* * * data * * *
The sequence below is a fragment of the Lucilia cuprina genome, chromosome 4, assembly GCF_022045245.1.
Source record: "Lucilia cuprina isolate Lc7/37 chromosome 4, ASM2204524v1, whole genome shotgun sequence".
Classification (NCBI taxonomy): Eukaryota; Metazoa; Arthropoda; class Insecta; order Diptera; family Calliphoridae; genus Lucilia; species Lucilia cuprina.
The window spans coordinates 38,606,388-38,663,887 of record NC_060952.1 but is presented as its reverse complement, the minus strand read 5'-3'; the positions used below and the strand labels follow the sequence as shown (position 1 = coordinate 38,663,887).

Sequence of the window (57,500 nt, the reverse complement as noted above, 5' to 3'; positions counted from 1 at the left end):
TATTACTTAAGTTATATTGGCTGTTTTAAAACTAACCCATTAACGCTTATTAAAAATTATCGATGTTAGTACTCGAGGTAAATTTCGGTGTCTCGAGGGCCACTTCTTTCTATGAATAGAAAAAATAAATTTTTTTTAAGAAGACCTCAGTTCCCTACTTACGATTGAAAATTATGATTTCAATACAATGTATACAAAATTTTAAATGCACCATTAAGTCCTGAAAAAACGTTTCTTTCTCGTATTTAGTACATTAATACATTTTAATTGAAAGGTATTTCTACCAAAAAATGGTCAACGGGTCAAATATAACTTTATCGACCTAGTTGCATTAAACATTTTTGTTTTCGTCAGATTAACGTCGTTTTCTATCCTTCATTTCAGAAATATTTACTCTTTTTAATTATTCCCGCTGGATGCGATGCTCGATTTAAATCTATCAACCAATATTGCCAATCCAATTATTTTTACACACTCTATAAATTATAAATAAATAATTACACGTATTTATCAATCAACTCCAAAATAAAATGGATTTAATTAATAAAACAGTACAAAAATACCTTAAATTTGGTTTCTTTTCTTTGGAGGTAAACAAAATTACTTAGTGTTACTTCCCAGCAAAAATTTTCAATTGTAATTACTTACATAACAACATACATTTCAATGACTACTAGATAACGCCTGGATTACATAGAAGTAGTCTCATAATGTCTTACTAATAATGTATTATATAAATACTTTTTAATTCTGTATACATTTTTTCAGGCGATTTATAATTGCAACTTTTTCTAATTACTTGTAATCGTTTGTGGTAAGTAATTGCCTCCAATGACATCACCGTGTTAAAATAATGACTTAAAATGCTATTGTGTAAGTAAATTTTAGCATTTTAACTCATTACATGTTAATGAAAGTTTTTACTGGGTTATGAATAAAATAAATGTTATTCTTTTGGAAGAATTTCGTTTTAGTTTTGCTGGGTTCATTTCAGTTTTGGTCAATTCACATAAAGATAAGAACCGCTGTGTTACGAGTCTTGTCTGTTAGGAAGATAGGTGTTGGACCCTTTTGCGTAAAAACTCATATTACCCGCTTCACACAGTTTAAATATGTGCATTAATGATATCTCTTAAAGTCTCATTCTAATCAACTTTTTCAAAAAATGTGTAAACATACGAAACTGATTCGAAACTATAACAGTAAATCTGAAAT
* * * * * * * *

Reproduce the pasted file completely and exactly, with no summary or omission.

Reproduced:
The sequence below is a fragment of the Lucilia cuprina genome, chromosome 4, assembly GCF_022045245.1.
Source record: "Lucilia cuprina isolate Lc7/37 chromosome 4, ASM2204524v1, whole genome shotgun sequence".
Classification (NCBI taxonomy): Eukaryota; Metazoa; Arthropoda; class Insecta; order Diptera; family Calliphoridae; genus Lucilia; species Lucilia cuprina.
The window spans coordinates 38,606,388-38,663,887 of record NC_060952.1 but is presented as its reverse complement, the minus strand read 5'-3'; the positions used below and the strand labels follow the sequence as shown (position 1 = coordinate 38,663,887).

Sequence of the window (57,500 nt, the reverse complement as noted above, 5' to 3'; positions counted from 1 at the left end):
TATTACTTAAGTTATATTGGCTGTTTTAAAACTAACCCATTAACGCTTATTAAAAATTATCGATGTTAGTACTCGAGGTAAATTTCGGTGTCTCGAGGGCCACTTCTTTCTATGAATAGAAAAAATAAATTTTTTTTAAGAAGACCTCAGTTCCCTACTTACGATTGAAAATTATGATTTCAATACAATGTATACAAAATTTTAAATGCACCATTAAGTCCTGAAAAAACGTTTCTTTCTCGTATTTAGTACATTAATACATTTTAATTGAAAGGTATTTCTACCAAAAAATGGTCAACGGGTCAAATATAACTTTATCGACCTAGTTGCATTAAACATTTTTGTTTTCGTCAGATTAACGTCGTTTTCTATCCTTCATTTCAGAAATATTTACTCTTTTTAATTATTCCCGCTGGATGCGATGCTCGATTTAAATCTATCAACCAATATTGCCAATCCAATTATTTTTACACACTCTATAAATTATAAATAAATAATTACACGTATTTATCAATCAACTCCAAAATAAAATGGATTTAATTAATAAAACAGTACAAAAATACCTTAAATTTGGTTTCTTTTCTTTGGAGGTAAACAAAATTACTTAGTGTTACTTCCCAGCAAAAATTTTCAATTGTAATTACTTACATAACAACATACATTTCAATGACTACTAGATAACGCCTGGATTACATAGAAGTAGTCTCATAATGTCTTACTAATAATGTATTATATAAATACTTTTTAATTCTGTATACATTTTTTCAGGCGATTTATAATTGCAACTTTTTCTAATTACTTGTAATCGTTTGTGGTAAGTAATTGCCTCCAATGACATCACCGTGTTAAAATAATGACTTAAAATGCTATTGTGTAAGTAAATTTTAGCATTTTAACTCATTACATGTTAATGAAAGTTTTTACTGGGTTATGAATAAAATAAATGTTATTCTTTTGGAAGAATTTCGTTTTAGTTTTGCTGGGTTCATTTCAGTTTTGGTCAATTCACATAAAGATAAGAACCGCTGTGTTACGAGTCTTGTCTGTTAGGAAGATAGGTGTTGGACCCTTTTGCGTAAAAACTCATATTACCCGCTTCACACAGTTTAAATATGTGCATTAATGATATCTCTTAAAGTCTCATTCTAATCAACTTTTTCAAAAAATGTGTAAACATACGAAACTGATTCGAAACTATAACAGTAAATCTGAAAT